.u-glue: A positioning pattern (algorithm? API?)

Posted October 8, 2018 in Web Development


Quick note!

In this post, I’m using some unusual words along with CSS – namely things like algorithm, API, consume, etc. I’m still figuring out exactly how to use this terminology with CSS, but I might be onto something…or not! Time will tell. For more information, check out my talk, The Algorithms of CSS, and this post explaining how CSS is a programming language.

Naming is hard. Okay, on to .u-glue.


We are using .u-glue at PMC on a couple of projects, and it’s been both a helpful addition to our design-to-development language, and is a step in the right direction for reducing CSS redundancy across the products. I’m excited to see what other tools like this emerge! For now though, let me introduce a refined version of .u-glue.

(also, if you’re interested in more about my work at PMC, check out the Designgineering Chronicles!)

Introducing: .u-glue

.u-glue is a utility pattern that provides an API for positioning an element absolutely over another element. It makes use of the .u-* namespace to indicate it is a utility in nature, not semantic class.

(However, in our naming system at PMC, there should be a distinction between tiny, atomic utilities and one like .u-glue that is more involved – could algorithm be a term for a more involved layout utility? Perhaps denoting it with an uppercase character, .u-Glue? Again, time will tell.)

Here is an example of .u-glue in action:

See the Pen .u-glue: A CSS API/Algorithm/Thing by Lara Schenck (@laras126) on CodePen.

To use .u-glue, one must apply the class .u-glue-parent to the direct parent of the glued item. On the glued item itself, the class .u-glue should be applied, along with an attribute data-glue-corner that contains terms identifying the corner in which the item is to be glued. The supported string values are top, bottom, right, and left. The default value for data-glue-corner would be the usual default values applies to an absolutely positioned element.

This iteration of .u-glue also contains progressively enhanced support for a transform on the glued item by way of a custom property, --u-glue__transform, that can be set within a separate selector targeting the same element as .u-glue.

At PMC our version of .u-glue does not make use of a data attribute (or this custom property)…yet. Some of our sites use data attributes for JS hooks which is a pattern I quite like, and I don’t want to introduce them for CSS until we figure out a very clear way of distinguishing the naming. Instead, we use modifiers like .u-glue--top-right.

Example

In the markup below, the glued item will appear in the bottom right corner of its parent. The parent must either have a height applied to it directly, or should obtain a height from a non-glue child such as the image in this example.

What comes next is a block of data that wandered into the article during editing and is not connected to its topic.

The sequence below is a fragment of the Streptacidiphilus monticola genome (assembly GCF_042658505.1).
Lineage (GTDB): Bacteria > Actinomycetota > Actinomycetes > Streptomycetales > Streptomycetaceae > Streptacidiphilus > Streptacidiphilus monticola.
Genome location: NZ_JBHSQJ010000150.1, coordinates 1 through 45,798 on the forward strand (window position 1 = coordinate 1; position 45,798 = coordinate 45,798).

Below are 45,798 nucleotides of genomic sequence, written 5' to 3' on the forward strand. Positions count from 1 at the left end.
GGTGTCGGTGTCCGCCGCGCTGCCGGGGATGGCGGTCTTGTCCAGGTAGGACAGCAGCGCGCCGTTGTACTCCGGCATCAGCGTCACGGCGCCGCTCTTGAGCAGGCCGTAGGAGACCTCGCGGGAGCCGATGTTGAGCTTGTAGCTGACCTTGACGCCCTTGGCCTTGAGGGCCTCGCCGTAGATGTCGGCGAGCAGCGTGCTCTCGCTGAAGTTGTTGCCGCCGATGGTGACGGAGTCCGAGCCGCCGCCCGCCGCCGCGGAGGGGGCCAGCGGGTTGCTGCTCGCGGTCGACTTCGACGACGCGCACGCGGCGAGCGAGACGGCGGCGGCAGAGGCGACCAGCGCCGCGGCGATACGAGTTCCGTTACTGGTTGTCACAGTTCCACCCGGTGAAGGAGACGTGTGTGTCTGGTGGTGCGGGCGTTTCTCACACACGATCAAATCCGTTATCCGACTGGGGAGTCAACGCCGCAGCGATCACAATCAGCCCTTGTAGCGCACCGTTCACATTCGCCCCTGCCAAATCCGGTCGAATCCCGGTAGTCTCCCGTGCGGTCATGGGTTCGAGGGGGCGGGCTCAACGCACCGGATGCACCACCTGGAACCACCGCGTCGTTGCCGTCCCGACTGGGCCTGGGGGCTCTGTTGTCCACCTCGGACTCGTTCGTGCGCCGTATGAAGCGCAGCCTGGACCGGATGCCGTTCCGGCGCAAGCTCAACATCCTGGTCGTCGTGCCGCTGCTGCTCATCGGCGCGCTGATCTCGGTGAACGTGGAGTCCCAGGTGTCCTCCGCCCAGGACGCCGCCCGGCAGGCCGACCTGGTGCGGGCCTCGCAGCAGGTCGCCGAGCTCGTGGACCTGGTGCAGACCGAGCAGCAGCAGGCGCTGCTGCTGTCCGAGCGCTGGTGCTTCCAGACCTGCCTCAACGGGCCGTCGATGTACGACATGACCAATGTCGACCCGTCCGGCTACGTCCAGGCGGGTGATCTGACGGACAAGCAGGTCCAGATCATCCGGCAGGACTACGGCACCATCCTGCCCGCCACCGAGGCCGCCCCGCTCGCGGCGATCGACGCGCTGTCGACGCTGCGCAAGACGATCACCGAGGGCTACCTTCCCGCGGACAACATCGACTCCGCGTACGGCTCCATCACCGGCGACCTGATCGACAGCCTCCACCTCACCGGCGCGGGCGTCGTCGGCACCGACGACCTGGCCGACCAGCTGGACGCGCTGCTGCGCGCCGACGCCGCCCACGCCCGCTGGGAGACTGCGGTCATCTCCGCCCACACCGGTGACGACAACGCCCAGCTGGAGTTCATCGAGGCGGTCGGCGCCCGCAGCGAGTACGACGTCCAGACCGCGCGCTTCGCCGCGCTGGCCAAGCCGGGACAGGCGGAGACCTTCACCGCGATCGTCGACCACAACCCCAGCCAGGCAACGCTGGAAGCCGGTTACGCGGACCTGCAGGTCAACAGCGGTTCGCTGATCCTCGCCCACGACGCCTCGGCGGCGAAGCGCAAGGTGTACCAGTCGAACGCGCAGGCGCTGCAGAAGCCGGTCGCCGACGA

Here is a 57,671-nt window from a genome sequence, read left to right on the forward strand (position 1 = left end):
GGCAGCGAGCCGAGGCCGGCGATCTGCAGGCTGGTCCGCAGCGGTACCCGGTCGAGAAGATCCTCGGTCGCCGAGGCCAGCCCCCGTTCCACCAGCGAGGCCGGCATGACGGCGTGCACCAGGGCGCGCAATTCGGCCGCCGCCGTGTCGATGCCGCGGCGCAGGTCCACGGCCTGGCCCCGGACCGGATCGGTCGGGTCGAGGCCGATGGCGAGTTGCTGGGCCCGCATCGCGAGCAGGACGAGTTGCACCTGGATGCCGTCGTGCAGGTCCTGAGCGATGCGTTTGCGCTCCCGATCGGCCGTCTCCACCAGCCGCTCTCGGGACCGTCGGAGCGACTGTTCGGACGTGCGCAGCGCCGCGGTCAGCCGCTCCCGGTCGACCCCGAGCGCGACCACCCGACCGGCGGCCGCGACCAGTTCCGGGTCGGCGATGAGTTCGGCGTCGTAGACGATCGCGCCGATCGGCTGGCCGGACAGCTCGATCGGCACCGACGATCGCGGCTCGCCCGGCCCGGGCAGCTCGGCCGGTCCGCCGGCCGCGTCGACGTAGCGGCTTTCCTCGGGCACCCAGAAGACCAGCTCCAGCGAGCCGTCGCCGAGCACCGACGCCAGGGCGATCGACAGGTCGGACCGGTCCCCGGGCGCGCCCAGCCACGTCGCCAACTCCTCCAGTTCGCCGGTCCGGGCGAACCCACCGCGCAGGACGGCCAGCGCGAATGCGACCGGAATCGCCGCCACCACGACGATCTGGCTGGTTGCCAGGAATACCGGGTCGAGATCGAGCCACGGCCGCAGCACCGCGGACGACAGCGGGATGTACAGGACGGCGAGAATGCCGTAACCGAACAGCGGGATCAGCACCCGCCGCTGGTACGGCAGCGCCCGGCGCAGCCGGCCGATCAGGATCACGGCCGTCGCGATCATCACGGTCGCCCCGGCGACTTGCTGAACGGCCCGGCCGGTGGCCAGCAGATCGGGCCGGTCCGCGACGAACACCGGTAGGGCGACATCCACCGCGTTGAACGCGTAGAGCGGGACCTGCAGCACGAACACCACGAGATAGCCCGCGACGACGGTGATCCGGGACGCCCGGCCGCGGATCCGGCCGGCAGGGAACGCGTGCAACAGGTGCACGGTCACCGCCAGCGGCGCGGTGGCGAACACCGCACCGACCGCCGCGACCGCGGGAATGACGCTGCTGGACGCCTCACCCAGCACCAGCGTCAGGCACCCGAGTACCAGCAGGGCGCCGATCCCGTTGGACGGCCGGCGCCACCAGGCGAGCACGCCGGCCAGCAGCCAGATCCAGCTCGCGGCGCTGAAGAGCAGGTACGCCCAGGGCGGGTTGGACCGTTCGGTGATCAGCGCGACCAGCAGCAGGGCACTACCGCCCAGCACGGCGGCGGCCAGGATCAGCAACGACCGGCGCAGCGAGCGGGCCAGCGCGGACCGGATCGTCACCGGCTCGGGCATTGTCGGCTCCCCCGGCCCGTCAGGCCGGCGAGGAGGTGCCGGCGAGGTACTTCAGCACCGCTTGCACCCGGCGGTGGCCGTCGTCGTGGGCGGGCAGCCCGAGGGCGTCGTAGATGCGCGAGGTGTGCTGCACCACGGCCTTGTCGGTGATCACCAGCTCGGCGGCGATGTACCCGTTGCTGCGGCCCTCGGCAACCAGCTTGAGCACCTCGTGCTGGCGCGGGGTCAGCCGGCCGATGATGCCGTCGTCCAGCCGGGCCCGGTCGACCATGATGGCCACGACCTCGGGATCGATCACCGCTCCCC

<figure class="u-glue-parent">
    <figcaption class="u-glue c-tag" data-glue-corner="bottom right">Glued Item</figcaption>
    <img src="https://picsum.photos/350/200" alt="" />
</figure>

Then, if you would like to apply a transform to the element, in your project – i.e. that one consuming .u-glue, you can set a value for the custom property:

.c-tag {
    // Other .c-tag styles (or whatever you name this element)
    @supports( --color: blue ) {
        --u-glue__transform: translateX(50%);
    }
}

While this may seem like a straightforward task to those who understand positioning and transforms, the concepts involved can be a challenge for those new to CSS.

The .u-glue algorithm/pattern/API can be used as both a tool for learning positioning, as well as a tool enabling developers who do not write CSS regularly to use position one element on top of another element responsibly.

The Source of .u-glue

And here is .u-glue, ready for you to drop in any of your projects! Make sure it is included before the styles on any elements that use .u-glue so that the custom property is initialized appropriately:

.u-glue-parent {
	position: relative;
}

.u-glue {
	position: absolute;
	
	// These don't need to be nested, but it seems nice for
	// readability...unless it's a problem for *specificity*.
	&[data-glue-corner*="top"] {
		top: 0;
	}
	
	&[data-glue-corner*="left"] {
		left: 0;
	}
	
	&[data-glue-corner*="bottom"] {
		bottom: 0;
	}

	&[data-glue-corner*="right"] {
		right: 0;
	}

	@supports( --color: blue ) {
		transform: var(--u-glue__transform, initial);
	}

}

What’s next for .u-glue?

In the future – and especially with what we are doing at PMC – I would love to see little algorithms/patterns/things like this available in something like npm. They can be included on an as-needed basis and managed in a central location, documented and tested.

Yes, tested!

This isn’t going to happen for a while, likely, but I’m very excited about the prospect of unit testing layout algorithms such as .u-glue. I’m definitely not the first person to think of unit testing CSS, and this tool, Quioxte, looks like a good start. Ooh, I’m very excited about this now!!

More soon (but probably not that soon).